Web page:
My Blog


Update: Netflix Scraps Qwikster DVD-only Service Idea


Dear Board of Chairmen at Netflix,

Last November, when you launched your $7.99 unlimited streaming plan, DVDs by mail was treated as a $2 add-on to your unlimited streaming plan. Since your July announcement of price increased and from when the new prices went into effect–Unlimited Streaming for $7.99 a month and/or 1 DVD at a time for $7.99 a month–you lost 1,000,000 subscribers. Your stocks now look like crap.

You then release a memo in your blog, “An Explanation and Some Reflections.”  Your attempt to placate your obviously pissed-off customers went as follows:

It is clear from the feedback over the past two months that many members felt we lacked respect and humility in the way we announced the separation of DVD and streaming, and the price changes. That was certainly not our intent, and I offer my sincere apology… When Netflix is evolving rapidly, however, I need to be extra-communicative. This is the key thing I got wrong.

This blog post was signed Reed Hastings, Co-Founder and CEO, Netflix.  You should fire him, because he’s an idiot.

We don’t give a shit about the level of communication in announcing the separation of streaming and DVDs. We like streaming and would be willing to pay the increased fees if your service was more competitive than other services avaialbe. But you just lost your Starz contract and all the movies that went with it. Your streaming service is not “evolving;” it just got worse and you’re charging more for it, in the middle of an economic stagnation no less.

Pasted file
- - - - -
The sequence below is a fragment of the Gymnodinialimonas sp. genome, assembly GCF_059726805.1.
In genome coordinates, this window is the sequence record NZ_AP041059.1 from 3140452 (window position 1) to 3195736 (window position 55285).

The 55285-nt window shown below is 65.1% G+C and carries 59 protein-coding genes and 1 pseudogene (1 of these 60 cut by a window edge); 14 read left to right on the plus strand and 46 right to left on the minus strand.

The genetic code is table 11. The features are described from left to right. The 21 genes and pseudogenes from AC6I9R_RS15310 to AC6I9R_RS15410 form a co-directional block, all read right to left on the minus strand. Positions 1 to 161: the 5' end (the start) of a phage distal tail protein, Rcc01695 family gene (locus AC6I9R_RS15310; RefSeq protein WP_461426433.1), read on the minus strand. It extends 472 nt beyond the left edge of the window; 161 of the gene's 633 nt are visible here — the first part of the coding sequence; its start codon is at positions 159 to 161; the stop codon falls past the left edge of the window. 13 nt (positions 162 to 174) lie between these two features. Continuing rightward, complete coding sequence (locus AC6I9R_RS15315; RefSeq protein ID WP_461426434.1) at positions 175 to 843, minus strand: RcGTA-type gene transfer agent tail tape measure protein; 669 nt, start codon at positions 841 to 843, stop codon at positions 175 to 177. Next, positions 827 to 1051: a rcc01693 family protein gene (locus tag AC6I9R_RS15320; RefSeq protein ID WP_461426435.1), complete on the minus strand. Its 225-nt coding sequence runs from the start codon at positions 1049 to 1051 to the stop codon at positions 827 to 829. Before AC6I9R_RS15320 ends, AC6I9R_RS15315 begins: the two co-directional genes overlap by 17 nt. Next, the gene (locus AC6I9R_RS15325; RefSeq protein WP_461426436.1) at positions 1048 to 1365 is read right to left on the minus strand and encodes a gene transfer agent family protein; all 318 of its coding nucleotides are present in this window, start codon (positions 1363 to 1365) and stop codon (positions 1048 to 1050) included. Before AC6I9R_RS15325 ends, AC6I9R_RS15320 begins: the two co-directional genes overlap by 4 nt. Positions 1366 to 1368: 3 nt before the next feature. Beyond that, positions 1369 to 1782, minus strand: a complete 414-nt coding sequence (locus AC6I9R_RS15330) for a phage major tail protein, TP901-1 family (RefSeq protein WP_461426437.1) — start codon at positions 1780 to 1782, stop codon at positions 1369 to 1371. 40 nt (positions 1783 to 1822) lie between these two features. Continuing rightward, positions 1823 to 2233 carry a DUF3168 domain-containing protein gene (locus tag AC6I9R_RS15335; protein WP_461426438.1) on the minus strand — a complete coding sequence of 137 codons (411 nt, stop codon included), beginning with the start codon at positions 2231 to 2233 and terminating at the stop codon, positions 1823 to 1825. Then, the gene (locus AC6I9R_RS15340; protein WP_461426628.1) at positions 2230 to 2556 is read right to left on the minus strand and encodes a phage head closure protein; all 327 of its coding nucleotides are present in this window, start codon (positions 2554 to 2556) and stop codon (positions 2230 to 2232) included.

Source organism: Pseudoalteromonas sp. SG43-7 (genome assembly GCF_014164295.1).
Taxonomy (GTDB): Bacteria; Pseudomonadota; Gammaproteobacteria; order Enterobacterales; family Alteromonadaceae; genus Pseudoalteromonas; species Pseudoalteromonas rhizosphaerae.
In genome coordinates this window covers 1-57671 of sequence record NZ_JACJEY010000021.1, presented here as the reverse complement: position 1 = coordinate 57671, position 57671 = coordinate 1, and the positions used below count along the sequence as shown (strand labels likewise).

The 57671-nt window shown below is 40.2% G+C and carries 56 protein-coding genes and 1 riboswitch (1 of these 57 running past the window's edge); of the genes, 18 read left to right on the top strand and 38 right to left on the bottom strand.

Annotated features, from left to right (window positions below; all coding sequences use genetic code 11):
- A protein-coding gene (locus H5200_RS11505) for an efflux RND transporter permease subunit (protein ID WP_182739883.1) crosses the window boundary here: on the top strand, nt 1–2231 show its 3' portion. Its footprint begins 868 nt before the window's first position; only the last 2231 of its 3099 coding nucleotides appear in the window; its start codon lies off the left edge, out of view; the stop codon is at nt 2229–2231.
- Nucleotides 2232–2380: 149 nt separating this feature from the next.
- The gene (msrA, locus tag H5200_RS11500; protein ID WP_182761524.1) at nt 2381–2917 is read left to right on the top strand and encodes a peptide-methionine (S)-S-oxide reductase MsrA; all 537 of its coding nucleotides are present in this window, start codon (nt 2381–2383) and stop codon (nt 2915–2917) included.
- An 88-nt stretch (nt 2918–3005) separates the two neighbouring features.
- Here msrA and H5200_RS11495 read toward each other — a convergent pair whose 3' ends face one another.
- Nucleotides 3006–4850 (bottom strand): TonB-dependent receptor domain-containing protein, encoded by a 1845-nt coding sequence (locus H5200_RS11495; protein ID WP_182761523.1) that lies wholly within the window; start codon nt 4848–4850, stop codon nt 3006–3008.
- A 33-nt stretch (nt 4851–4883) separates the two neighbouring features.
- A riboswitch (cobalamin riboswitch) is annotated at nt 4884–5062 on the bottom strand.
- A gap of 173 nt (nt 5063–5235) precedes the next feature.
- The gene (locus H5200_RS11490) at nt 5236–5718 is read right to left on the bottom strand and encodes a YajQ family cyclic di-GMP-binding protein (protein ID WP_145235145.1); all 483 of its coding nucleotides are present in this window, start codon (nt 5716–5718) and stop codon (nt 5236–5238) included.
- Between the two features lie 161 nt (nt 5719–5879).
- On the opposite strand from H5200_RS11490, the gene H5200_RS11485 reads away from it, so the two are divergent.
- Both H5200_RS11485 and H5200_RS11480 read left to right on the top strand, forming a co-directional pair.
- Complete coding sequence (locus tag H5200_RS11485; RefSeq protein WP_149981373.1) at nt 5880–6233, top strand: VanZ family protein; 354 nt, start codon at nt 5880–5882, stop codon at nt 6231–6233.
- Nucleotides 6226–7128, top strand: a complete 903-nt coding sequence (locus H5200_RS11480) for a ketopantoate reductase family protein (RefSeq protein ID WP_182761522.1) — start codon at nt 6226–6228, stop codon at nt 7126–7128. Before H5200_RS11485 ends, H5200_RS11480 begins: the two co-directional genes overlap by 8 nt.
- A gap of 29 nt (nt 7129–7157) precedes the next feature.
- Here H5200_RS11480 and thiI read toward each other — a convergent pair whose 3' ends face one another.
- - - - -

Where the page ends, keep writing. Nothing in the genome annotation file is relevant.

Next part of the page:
So for you to complicate the situation even more by announcing you will re-branding the DVD service to a separate website called “Qwikster” demonstrates a severe lack in ability to respond to consumer wants and needs. It’s like selling fruits and vegetables and then making another store with another name (but it’s a subsidiary!) to sell just the fruit. It doesn’t make sense for you or your customers.

You said in your blog, “Companies rarely die from moving too fast, and they frequently die from moving too slowly.”  Well, companies also die from a common business practice known as “sucking at life.”  Refer to Wikipedia’s List of Businesses that Failed, and be prepared when you join that list.

One business analyst compared your business plan to Apple’s iPod, suggesting that this business gamble will have long-term benefits for your profits. He’s also an idiot. The iPod is a technologically superior product in its field with aesthetics, durability, and easy to use feature. But streaming movies and TV shows is a pretty standard service that has competition coming from everywhere.

Also, next time you decide hike your prices, we’re going to remember your blog post and quote you: “There are no pricing changes (we’re done with that!)” “Done” with price increases? Really? For how long?

I guess as long as it takes for Redbox and Hulu to undercut you.


Your Pissed-off Customers

Netflix doesn’t have an e-mail address.

But you can call their customer service at: 1-866-716-0414
(Be nice to the techs, though. It’s not their fault.)

And you can write to them:

Netflix, Inc. 100 Winchester Circle

Los Gatos, CA 95032